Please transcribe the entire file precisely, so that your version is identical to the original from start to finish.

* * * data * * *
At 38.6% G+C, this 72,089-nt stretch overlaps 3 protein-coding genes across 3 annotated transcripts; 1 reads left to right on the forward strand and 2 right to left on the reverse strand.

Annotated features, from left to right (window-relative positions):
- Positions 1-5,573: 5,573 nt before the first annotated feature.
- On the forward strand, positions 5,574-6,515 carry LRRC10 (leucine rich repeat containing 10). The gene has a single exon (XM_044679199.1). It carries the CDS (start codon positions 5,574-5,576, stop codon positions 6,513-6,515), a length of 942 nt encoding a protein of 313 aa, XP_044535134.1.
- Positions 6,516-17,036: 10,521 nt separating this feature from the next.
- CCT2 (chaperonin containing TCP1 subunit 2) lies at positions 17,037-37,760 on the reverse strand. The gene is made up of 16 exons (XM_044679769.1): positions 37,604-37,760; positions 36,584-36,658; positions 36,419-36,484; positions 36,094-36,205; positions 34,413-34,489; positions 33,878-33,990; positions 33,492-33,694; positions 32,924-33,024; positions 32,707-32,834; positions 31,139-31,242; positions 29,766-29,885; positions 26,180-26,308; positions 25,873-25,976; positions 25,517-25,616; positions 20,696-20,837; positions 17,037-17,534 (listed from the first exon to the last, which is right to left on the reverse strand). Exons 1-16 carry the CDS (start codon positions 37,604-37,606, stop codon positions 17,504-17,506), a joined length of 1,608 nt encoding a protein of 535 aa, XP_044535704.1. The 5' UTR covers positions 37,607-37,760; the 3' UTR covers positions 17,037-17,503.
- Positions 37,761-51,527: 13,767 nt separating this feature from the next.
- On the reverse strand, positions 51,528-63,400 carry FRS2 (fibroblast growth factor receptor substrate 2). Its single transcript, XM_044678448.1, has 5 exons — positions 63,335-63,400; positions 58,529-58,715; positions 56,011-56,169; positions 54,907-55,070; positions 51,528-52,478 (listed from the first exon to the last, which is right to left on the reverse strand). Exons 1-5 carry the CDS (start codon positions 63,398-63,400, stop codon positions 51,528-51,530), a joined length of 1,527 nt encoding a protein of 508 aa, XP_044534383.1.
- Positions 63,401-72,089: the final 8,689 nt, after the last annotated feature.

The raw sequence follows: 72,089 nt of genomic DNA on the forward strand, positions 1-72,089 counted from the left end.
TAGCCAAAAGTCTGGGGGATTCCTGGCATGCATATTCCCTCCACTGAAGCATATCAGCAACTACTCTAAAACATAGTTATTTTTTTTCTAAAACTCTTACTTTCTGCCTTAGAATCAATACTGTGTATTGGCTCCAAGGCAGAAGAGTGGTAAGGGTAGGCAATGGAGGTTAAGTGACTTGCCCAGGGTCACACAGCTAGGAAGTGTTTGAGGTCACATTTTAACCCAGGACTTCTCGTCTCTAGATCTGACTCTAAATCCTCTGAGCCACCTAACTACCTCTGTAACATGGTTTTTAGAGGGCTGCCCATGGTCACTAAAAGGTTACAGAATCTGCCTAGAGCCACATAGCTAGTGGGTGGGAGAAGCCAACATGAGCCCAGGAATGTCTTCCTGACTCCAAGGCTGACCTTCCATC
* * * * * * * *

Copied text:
At 38.6% G+C, this 72,089-nt stretch overlaps 3 protein-coding genes across 3 annotated transcripts; 1 reads left to right on the forward strand and 2 right to left on the reverse strand.

Annotated features, from left to right (window-relative positions):
- Positions 1-5,573: 5,573 nt before the first annotated feature.
- On the forward strand, positions 5,574-6,515 carry LRRC10 (leucine rich repeat containing 10). The gene has a single exon (XM_044679199.1). It carries the CDS (start codon positions 5,574-5,576, stop codon positions 6,513-6,515), a length of 942 nt encoding a protein of 313 aa, XP_044535134.1.
- Positions 6,516-17,036: 10,521 nt separating this feature from the next.
- CCT2 (chaperonin containing TCP1 subunit 2) lies at positions 17,037-37,760 on the reverse strand. The gene is made up of 16 exons (XM_044679769.1): positions 37,604-37,760; positions 36,584-36,658; positions 36,419-36,484; positions 36,094-36,205; positions 34,413-34,489; positions 33,878-33,990; positions 33,492-33,694; positions 32,924-33,024; positions 32,707-32,834; positions 31,139-31,242; positions 29,766-29,885; positions 26,180-26,308; positions 25,873-25,976; positions 25,517-25,616; positions 20,696-20,837; positions 17,037-17,534 (listed from the first exon to the last, which is right to left on the reverse strand). Exons 1-16 carry the CDS (start codon positions 37,604-37,606, stop codon positions 17,504-17,506), a joined length of 1,608 nt encoding a protein of 535 aa, XP_044535704.1. The 5' UTR covers positions 37,607-37,760; the 3' UTR covers positions 17,037-17,503.
- Positions 37,761-51,527: 13,767 nt separating this feature from the next.
- On the reverse strand, positions 51,528-63,400 carry FRS2 (fibroblast growth factor receptor substrate 2). Its single transcript, XM_044678448.1, has 5 exons — positions 63,335-63,400; positions 58,529-58,715; positions 56,011-56,169; positions 54,907-55,070; positions 51,528-52,478 (listed from the first exon to the last, which is right to left on the reverse strand). Exons 1-5 carry the CDS (start codon positions 63,398-63,400, stop codon positions 51,528-51,530), a joined length of 1,527 nt encoding a protein of 508 aa, XP_044534383.1.
- Positions 63,401-72,089: the final 8,689 nt, after the last annotated feature.

The raw sequence follows: 72,089 nt of genomic DNA on the forward strand, positions 1-72,089 counted from the left end.
TAGCCAAAAGTCTGGGGGATTCCTGGCATGCATATTCCCTCCACTGAAGCATATCAGCAACTACTCTAAAACATAGTTATTTTTTTTCTAAAACTCTTACTTTCTGCCTTAGAATCAATACTGTGTATTGGCTCCAAGGCAGAAGAGTGGTAAGGGTAGGCAATGGAGGTTAAGTGACTTGCCCAGGGTCACACAGCTAGGAAGTGTTTGAGGTCACATTTTAACCCAGGACTTCTCGTCTCTAGATCTGACTCTAAATCCTCTGAGCCACCTAACTACCTCTGTAACATGGTTTTTAGAGGGCTGCCCATGGTCACTAAAAGGTTACAGAATCTGCCTAGAGCCACATAGCTAGTGGGTGGGAGAAGCCAACATGAGCCCAGGAATGTCTTCCTGACTCCAAGGCTGACCTTCCATC